In 1950 Al-Hourani renamed his party the Arab Socialist Party; at that point, Batatu states, "it counted no fewer than 10,000 members and was able to attract as many as 40,000 people from the countryside when in the same year it convoked at Aleppo the first peasant congress in Syrian history."[3] Between 1949 and 1954 Syrian politics was punctuated by four military coups. Based on his strong influence in the army, Al-Hourani was considered to have played a part in these coups, however there is no concrete evidence to support that. He was initially particularly close to the leader of the third and fourth coups, Adib al-Shishakli, who effectively ruled Syria from 1951 until 1954. Al-Shishakli's decision to sign a decree distributing state lands to the peasantry in January 1952 appears to have been under al-Hawrani's influence.[4] However, as the dictator grew more autocratic his influence waned, and when al-Shishakli decided to ban the Arab Socialist Party in April 1952, he went into exile in Lebanon. There, in November that year, he agreed to merge the Arab Socialist Party with the Arab Ba'ath Party led by Michel Aflaq and Salah al-Din al-Bitar. The latter thus gained a substantial base of active supporters for the first time. The unified party adopted the name Arab Ba'ath Socialist Party. It was disbanded, along with all Syrian political parties by president Nasser in 1958. The relation between Al-Hourani and Aflaq ended acrimoniously in 1962.

The Arab Ba'ath Socialist Party

Al-Hourani was a member of the Ba'ath Party national command, meaning its pan-Arab leadership, from its establishment in 1954 until 1959. Along with the other Ba'athists and members of most of Syria's political forces, he played a prominent role in the agitation and political mobilization that forced al-Shishakli to give up power in early 1954. He was speaker of the Syrian parliament from 1957 to February 1958, and in that position forced the cancellation of the planned November 1957 municipal elections after failing to receive a guarantee that the Ba'athists would be awarded 51% of the available seats. This has been described as the point where the Ba'ath Party "turned their backs... on party politics altogether."[5]

Akram Al-Hourani (speaker of the Syrian parliament)

The United Arab Republic

After the treaty of union between Syria and Egypt in 1958 Al-Hourani became Vice-President of the United Arab Republic (UAR) under Gamal Abdel Nasser, a post he held until 1959. After Nasser launched a bitter verbal attack on the Ba'ath Party in December that year, followed by a campaign of repression against its members, he resigned his position and went into exile in Lebanon. He subsequently differed with Aflaq and al-Bitar over the party's position regarding the UAR, due to his support for secession from the UAR.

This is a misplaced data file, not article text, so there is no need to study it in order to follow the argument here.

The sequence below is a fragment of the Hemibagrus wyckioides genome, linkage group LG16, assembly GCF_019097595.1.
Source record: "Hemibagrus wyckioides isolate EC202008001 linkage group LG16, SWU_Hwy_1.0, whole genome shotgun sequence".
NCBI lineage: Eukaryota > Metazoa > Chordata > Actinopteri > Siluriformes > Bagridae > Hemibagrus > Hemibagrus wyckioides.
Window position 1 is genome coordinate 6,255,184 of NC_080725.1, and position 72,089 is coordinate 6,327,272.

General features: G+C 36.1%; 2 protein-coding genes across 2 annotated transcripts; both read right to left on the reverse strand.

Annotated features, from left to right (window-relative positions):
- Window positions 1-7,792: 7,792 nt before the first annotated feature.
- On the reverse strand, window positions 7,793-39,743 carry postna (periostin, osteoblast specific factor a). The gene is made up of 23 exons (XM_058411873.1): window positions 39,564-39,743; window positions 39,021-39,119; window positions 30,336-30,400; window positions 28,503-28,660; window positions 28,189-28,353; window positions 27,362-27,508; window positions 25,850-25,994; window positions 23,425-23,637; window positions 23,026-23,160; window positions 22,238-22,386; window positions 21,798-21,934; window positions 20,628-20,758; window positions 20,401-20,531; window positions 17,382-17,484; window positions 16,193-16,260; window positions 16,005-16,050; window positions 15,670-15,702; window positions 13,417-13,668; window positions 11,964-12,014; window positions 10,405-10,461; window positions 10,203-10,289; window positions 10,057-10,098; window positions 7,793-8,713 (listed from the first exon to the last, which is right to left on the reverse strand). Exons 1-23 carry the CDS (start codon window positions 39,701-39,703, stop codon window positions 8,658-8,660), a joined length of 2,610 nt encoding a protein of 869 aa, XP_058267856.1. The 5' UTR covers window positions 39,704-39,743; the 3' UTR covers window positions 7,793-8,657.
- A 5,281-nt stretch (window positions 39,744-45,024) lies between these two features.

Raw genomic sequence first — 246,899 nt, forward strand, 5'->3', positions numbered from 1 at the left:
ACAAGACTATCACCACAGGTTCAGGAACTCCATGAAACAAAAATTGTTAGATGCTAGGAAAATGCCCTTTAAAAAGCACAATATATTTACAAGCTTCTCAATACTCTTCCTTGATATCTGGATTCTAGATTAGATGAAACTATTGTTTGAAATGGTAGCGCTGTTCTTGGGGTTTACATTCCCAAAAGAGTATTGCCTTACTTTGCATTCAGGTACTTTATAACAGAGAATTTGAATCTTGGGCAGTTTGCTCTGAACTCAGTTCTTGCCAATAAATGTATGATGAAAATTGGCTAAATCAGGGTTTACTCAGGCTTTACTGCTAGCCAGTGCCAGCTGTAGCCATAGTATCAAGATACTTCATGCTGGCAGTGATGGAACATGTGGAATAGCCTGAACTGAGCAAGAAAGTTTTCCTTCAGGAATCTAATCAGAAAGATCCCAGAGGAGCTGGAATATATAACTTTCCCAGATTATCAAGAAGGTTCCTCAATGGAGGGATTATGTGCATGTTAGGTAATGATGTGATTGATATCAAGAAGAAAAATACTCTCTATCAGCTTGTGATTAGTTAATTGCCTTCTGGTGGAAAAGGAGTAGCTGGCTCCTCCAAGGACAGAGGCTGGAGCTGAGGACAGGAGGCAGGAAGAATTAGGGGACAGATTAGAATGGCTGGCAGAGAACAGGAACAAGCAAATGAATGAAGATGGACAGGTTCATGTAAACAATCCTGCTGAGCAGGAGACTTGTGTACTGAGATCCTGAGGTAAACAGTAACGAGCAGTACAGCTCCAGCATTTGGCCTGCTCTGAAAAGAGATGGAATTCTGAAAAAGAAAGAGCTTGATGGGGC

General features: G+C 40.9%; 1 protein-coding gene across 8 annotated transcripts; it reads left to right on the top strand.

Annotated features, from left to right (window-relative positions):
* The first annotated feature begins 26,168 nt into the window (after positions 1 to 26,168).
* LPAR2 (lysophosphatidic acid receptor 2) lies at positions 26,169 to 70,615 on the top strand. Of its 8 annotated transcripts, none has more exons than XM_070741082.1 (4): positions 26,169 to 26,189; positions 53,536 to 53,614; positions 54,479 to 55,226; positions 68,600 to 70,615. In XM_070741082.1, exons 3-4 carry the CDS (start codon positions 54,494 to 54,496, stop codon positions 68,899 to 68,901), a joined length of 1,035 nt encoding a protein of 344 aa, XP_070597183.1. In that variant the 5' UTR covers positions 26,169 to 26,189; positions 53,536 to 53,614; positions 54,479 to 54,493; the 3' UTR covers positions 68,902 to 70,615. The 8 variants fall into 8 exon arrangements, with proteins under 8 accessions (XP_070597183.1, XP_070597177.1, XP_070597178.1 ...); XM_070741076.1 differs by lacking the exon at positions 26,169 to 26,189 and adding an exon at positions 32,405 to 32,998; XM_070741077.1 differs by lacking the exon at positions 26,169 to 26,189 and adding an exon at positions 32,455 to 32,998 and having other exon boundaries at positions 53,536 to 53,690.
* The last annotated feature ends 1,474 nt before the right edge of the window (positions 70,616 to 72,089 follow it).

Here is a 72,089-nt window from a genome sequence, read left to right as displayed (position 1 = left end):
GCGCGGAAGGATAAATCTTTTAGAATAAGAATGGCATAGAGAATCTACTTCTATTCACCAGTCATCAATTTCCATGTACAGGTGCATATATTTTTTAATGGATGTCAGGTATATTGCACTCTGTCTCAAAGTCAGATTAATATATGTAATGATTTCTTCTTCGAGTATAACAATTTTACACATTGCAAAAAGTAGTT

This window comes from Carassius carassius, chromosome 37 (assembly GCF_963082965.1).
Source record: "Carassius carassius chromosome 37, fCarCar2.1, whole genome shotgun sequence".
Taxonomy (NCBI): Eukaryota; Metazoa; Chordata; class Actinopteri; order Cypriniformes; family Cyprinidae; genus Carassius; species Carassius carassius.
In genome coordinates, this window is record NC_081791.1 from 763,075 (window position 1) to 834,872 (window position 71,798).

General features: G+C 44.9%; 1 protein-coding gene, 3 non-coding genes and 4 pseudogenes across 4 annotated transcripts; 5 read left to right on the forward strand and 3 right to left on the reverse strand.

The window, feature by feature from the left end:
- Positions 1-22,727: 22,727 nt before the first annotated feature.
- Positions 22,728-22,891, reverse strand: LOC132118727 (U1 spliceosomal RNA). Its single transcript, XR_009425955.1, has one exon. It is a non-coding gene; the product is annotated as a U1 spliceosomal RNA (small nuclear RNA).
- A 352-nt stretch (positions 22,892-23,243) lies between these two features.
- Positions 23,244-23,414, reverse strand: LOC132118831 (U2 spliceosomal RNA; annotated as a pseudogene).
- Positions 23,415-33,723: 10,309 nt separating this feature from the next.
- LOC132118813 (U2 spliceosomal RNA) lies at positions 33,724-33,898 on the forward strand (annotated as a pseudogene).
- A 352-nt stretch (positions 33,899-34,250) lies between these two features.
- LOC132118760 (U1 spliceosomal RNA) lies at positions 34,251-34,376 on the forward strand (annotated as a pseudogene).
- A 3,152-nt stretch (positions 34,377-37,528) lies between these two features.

When a 1961 military coup in Syria led to the dissolution of the UAR, Al-Hourani publicly supported it and signed a statement in favor of the secession (as did Bitar, but he later withdrew his signature). The Ba'ath Party split into several competing factions, but as the national command decided in favour of reunification, Al-Hourani left it. He was officially expelled in June 1962, whereafter he and his loyalists re-established the Arab Socialist Party. However, popular support for unity hampered its growth and it was strong only in his original stronghold of Hama.[citation needed] In September 1962 he joined the "secessionist" (infisali) cabinet formed by Khalid al-Azm, drawing strong criticism from the Ba'athist and Nasserist movements.

Exile and death

After the Ba'athist/Nasserist-led pro-reunification coup of March 1963, Al-Hourani went into exile in Lebanon. As a radical military-backed Ba'ath faction purged other political groups in Syria, he was decided to remain in opposition outside the country, and would never return. The Arab Socialist Party split into competing factions, some of which aligned with the Ba'ath, some of which opposed it, but Hawrani's own influence dwindled. He spent the rest of his life between Lebanon, Iraq, France and Jordan, where he died in 1996. Al-Hourani was an important name in Syrian history but by the time of his death he had little or no influence at all over modern politics. His memoirs were published posthumously in Cairo in 2000.


  1. Batatu, 1999, p. 370.
  2. This section is based on the account of Hawrani's origins and early political career given by Batatu, pp. 728-729.
  3. Batatu, p. 729.
  4. Seale, p. 47.
  5. Mufti, p. 89.